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Under California Civil Code 3342, dog owners are rendered liable for injuries that take place in a public or private space, upon which the victim has a lawful right to be.

California dog bite legislation differs from that of other states because it holds dog owners strictly accountable for liable dog bite injuries incurred. Liability entails the dog owner’s responsibility to compensate dog bite victims, even if the dog owner’s dog did not demonstrate any previous signs of aggression.

The exact language of the California Civil 3342 statute concerning dog owner liability for dog bites is as follows:

3342. (a) The owner of any dog is liable for the damages suffered by any person who is bitten by the dog while in a public place or lawfully in a private place, including the property of the owner of the dog, regardless of the former viciousness of the dog or the owner’s knowledge of such viciousness. A person is lawfully upon the private property of such owner within the meaning of this section when he is on such property in the performance of any duty imposed upon him by the laws of this state or by the laws or postal regulations of the United States, or when he is on such property upon the invitation, express or implied, of the owner.

(b) Nothing in this section shall authorize the bringing of an action pursuant to subdivision (a) against any governmental agency using a dog in military or police work if the bite or bites occurred while the dog was defending itself from an annoying, harassing, or provoking act, or assisting an employee of the agency in any of the following:

(1) In the apprehension or holding of a suspect where the employee has a reasonable suspicion of the suspect’s involvement in criminal activity.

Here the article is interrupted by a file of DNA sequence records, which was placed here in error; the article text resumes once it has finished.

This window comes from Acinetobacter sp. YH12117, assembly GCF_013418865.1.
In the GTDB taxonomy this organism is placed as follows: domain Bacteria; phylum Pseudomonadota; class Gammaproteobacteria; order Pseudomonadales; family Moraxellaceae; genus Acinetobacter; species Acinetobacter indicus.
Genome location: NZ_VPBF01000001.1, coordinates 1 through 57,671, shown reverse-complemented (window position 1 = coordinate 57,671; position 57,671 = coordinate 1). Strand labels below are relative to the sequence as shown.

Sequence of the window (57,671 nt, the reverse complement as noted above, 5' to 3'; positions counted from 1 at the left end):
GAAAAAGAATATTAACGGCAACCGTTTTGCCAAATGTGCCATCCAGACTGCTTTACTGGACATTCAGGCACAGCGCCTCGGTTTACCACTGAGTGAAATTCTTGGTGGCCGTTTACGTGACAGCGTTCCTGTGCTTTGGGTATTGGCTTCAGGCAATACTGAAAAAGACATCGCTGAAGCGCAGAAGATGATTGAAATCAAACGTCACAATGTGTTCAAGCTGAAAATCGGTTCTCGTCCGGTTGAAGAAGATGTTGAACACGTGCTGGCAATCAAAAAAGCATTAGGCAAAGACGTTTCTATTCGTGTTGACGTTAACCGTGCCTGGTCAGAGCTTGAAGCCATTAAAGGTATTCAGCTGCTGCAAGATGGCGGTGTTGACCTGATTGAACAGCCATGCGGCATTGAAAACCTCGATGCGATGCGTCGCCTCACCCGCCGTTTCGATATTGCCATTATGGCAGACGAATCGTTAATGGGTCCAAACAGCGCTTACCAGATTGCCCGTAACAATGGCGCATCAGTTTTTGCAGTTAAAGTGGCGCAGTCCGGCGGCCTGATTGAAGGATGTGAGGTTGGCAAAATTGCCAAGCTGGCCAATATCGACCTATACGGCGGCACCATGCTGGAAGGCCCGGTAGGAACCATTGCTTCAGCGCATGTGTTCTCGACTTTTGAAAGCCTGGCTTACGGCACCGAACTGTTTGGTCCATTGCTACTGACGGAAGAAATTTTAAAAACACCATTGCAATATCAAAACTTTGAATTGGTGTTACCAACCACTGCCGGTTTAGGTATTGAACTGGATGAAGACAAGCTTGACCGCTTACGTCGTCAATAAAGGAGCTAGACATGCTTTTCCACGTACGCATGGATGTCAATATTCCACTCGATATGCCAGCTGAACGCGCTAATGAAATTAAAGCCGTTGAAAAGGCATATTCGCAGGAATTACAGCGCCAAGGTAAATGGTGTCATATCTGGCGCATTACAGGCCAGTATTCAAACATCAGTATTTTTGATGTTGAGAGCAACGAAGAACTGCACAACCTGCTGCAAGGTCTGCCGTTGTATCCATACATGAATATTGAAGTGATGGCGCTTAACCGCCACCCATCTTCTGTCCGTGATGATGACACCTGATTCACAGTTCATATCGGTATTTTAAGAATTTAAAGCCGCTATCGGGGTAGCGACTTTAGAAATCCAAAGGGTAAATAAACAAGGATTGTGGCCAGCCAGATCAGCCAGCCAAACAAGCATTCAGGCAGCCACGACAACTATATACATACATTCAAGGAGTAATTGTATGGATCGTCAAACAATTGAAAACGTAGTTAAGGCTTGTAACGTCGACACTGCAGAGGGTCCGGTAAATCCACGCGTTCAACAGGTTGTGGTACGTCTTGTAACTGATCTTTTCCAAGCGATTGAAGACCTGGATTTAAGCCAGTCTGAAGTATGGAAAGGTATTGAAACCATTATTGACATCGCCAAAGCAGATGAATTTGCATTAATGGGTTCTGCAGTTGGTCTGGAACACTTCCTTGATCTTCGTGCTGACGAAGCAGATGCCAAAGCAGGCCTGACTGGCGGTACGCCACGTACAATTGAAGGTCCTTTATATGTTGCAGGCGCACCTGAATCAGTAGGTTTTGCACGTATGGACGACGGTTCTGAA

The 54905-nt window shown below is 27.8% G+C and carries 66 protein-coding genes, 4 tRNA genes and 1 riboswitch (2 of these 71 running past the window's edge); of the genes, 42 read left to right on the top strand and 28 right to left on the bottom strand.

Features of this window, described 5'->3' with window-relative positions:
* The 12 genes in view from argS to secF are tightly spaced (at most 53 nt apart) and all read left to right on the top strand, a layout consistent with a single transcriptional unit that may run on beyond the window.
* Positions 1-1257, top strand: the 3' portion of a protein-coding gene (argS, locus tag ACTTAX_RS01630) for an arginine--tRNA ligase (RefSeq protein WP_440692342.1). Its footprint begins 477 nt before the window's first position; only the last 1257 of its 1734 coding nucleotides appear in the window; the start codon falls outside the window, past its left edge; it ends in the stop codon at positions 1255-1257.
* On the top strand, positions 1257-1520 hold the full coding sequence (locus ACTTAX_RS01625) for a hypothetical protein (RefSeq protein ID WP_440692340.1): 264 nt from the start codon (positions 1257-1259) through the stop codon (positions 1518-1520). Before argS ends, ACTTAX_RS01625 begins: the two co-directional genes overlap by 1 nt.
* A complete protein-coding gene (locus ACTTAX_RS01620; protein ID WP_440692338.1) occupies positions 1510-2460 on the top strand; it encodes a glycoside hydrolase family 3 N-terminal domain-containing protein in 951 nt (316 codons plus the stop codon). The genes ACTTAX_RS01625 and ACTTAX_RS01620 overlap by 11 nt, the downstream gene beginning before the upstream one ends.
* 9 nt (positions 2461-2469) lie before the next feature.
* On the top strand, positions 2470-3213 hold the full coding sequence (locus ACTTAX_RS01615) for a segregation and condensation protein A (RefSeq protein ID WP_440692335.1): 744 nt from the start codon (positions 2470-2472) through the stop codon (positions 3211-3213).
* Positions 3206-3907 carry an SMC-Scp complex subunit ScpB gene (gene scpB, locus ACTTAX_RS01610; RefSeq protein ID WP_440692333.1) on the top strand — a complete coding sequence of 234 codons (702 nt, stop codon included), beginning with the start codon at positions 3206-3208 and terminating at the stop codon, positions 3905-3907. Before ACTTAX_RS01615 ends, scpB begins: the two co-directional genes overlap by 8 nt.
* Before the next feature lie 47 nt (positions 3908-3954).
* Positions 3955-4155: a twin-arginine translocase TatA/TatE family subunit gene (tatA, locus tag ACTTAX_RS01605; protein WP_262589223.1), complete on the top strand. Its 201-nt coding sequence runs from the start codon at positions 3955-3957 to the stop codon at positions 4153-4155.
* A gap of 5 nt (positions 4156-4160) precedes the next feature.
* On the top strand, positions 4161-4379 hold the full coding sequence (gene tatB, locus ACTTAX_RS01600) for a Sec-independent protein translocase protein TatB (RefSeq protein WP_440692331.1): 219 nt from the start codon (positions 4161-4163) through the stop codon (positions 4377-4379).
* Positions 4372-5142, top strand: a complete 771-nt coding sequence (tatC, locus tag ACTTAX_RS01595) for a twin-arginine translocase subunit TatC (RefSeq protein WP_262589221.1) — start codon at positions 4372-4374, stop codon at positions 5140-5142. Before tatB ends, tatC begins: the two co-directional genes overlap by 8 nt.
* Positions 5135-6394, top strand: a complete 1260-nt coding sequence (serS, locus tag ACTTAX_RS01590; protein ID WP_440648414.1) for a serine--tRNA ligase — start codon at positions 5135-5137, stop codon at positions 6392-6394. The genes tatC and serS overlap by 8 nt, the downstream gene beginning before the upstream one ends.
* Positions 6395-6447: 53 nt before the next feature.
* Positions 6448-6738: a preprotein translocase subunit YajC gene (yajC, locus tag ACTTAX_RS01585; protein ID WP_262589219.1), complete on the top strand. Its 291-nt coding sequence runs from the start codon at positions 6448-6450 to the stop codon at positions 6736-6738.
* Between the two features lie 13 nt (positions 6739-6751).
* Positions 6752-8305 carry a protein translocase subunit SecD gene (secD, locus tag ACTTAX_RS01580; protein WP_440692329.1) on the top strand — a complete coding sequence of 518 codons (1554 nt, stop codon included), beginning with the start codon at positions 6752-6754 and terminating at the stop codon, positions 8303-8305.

(2) In the investigation of a crime or possible crime.
(3) In the execution of a warrant.
(4) In the defense of a peace officer or another person.

(c) Subdivision (b) shall not apply in any case where the victim of the bite or bites was not a party to, nor a participant in, nor suspected to be a party to or a participant in, the act or acts that prompted the use of the dog in the military or police work.

(d) Subdivision (b) shall apply only where a governmental agency using a dog in military or police work has adopted a written policy on the necessary and appropriate use of a dog for the police or military work enumerated in subdivision (b).”

When it comes to a dog owner’s liability for dog bite injuries, certain exceptions do exist under California law including the following:

• The dog is registered as a law enforcement animal
• The victim which incurred the bite was illegally trespassing on private property at the time of the dog attack
• The victim is considered partially at fault for his or her injuries
• The victim, in the case of his or her occupation, assumed the risk of an animal attack under California statute

In this article section, we will cover the following legal topics concerning dog bites in California:

1. What exactly does California’s dog bite statute entail?

California’s dog bite law is also legally and interchangeably known as California Civil Code 3342. This legal statute renders a dog owner strictly accountable or liable for their dog’s bites if:

  • The dog bite or attack takes place in public
  • The dog bite takes place in an area where the victim had every lawful right to be

In order to prove a case consistent with California dog bite legislation, victims must be able to demonstrate evidence of the following:

  • The defendant owned the dog,
  • The dog bit the victim in a public place or while the victim was lawfully on private property,
  • The dog bite hurt the victim, and
  • The dog bite was a substantial factor in the injuries.

1.1. What is the legal definition of strict liability?

Strict liability refers to the legal principle that renders individuals liable for their means of conduct, even if their conduct is lacking negligence.

California law in a large majority of cases places the burden of proof upon the victims to indicate how the defendant was acting negligent at the time of the victim’s injury. Strict liability laws within California’s legal code do not require that the victim prove or provide evidence of the defendant’s negligence.